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San Diego County, city leaders push back against proposed mileage tax

Posted at 9:04 AM, Dec 09, 2021
and last updated 2021-12-09 15:03:21-05

SAN DIEGO (KGTV) – Some San Diego County and city leaders were in Rancho Bernardo Thursday to voice their concerns over SANDAG’s latest transportation plan, which includes a proposed mileage tax.

SANDAG’s proposed 30-year, $160 billion regional transportation plan includes an initiative to eventually provide free public transit for all San Diegans, major improvements to infrastructure across the county, and a possible high-speed rail system.

However, the initial proposal contained the following proposed taxes that would help fund the project:

  • a per-mile road usage tax
  • two half-cent regional sales taxes for 2022 and 2028

SANDAG’s latest plan was to change the current gas tax that San Diego residents already pay. It would change from per gallon to per mile under the vehicle mileage tax.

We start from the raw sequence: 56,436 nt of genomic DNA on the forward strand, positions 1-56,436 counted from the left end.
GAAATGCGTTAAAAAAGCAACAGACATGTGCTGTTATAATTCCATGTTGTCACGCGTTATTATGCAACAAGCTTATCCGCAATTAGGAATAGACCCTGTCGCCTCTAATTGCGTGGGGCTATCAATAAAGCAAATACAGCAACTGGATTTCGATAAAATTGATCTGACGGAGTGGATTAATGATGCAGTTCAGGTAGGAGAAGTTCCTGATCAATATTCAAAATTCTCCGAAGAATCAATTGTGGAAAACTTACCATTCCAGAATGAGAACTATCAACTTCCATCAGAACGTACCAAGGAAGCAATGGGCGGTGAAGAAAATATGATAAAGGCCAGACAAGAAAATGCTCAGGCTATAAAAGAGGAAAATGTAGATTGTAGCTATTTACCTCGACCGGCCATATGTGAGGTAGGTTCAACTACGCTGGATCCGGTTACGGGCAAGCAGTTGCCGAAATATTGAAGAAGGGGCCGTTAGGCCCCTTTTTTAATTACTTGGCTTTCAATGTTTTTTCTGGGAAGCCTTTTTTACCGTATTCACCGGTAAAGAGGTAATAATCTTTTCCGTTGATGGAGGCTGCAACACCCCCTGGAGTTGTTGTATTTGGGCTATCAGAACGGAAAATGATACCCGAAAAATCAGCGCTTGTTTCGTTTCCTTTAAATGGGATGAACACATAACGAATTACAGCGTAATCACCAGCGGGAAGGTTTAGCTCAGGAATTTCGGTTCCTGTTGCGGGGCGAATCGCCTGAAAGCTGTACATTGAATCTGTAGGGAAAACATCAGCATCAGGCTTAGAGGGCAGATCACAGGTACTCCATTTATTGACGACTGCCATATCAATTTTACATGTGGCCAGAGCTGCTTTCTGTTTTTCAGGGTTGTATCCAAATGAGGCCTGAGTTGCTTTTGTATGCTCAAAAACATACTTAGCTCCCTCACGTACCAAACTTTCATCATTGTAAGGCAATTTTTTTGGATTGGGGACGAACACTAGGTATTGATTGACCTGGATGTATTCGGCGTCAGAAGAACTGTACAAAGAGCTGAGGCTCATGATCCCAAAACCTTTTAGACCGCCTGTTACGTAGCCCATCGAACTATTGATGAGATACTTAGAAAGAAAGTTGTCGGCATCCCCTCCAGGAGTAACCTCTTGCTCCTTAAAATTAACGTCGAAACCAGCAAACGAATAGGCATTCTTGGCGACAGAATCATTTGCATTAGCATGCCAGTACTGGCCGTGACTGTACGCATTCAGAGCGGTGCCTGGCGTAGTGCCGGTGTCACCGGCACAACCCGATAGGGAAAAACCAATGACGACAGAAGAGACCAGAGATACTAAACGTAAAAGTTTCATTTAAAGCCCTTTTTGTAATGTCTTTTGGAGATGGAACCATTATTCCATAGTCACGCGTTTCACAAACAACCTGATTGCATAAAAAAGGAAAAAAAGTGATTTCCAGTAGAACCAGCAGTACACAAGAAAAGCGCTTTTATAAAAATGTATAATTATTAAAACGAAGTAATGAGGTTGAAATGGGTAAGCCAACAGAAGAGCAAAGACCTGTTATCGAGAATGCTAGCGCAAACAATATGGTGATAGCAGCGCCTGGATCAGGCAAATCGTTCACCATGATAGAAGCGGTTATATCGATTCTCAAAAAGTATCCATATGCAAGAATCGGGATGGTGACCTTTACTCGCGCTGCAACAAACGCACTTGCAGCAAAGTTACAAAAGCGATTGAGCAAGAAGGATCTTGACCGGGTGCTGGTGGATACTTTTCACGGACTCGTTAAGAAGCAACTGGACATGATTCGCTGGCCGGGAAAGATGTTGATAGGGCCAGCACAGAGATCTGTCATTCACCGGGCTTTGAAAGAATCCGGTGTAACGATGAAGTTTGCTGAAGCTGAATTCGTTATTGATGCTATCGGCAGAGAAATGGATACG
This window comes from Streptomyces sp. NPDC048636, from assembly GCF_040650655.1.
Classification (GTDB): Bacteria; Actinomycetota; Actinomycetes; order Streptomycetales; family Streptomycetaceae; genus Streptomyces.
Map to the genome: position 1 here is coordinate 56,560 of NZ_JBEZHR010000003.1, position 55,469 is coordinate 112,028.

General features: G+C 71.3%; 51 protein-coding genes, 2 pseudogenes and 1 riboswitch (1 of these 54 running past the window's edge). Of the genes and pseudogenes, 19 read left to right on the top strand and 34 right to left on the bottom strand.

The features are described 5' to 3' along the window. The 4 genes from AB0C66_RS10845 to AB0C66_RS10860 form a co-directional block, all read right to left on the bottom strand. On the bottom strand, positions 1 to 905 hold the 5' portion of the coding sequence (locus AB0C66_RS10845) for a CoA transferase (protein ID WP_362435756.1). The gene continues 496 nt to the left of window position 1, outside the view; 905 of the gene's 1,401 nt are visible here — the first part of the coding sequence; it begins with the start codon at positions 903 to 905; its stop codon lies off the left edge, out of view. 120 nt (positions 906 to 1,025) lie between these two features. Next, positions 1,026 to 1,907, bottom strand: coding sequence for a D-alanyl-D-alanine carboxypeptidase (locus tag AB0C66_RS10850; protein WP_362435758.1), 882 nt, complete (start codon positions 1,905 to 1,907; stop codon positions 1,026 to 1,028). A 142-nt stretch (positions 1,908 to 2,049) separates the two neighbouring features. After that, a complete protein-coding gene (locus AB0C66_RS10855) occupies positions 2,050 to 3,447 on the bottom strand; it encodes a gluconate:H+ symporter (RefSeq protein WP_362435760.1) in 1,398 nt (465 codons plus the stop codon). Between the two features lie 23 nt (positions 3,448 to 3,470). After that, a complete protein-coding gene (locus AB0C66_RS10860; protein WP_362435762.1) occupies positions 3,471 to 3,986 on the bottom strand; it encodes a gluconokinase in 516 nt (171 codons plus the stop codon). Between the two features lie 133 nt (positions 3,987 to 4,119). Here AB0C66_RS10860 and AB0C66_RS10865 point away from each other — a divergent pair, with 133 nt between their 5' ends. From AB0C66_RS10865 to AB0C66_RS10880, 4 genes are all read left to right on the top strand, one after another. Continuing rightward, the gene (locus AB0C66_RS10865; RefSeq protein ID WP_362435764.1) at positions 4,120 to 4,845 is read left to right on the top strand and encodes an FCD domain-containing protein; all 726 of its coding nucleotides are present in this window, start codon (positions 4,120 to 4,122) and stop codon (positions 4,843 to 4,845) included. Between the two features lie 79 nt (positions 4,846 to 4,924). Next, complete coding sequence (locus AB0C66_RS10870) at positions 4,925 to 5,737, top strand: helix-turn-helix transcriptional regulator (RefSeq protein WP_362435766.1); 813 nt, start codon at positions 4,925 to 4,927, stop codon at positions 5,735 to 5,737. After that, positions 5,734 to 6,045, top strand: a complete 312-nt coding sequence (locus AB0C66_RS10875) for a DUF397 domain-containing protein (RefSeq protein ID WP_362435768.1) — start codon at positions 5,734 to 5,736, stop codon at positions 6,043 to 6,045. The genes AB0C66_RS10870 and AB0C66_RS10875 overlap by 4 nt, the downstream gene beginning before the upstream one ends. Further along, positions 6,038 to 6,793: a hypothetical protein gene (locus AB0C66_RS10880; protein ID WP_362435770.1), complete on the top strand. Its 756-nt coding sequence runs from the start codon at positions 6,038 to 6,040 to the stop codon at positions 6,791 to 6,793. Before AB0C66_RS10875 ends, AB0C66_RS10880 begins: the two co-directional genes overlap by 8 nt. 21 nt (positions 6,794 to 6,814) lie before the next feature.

Under the plan, starting in 2030, it will cost 3.3 cents per mile. In addition to the regional wide sales tax which if added together will mean four cents per mile through 2050.

During a rally ahead of SANDAG’s Friday meeting on the plan, El Cajon Mayor Bill Wells said, “If you look at buses and trains and trolleys, they are empty ... if you want to be safe and have good social distancing from COVID, sit on a bus or trolley because you'll be alone."

Wells added that there is “a misguided belief that the world will be safe if people are forced out of their cars.”

Vista City Councilmember John Franklin added, “If you have two drivers driving an average of 12,000 miles each, this could cost more than $1,000 per family."

SANDAG officials have said the plan and proposed taxes are about thinking towards the future.

SANDAG CEO Hassan Ikhrata said, “The future is not 50 years from now; it's now, and we are telling San Diegans we want to invest in the future for our kids and grandchildren, we want to breathe better air, reduce green gas house emissions, and be better citizens."

“This is not about penalizing people or taxing people, but this is about reimagining the future of transportation systems in San Diego,” the CEO added.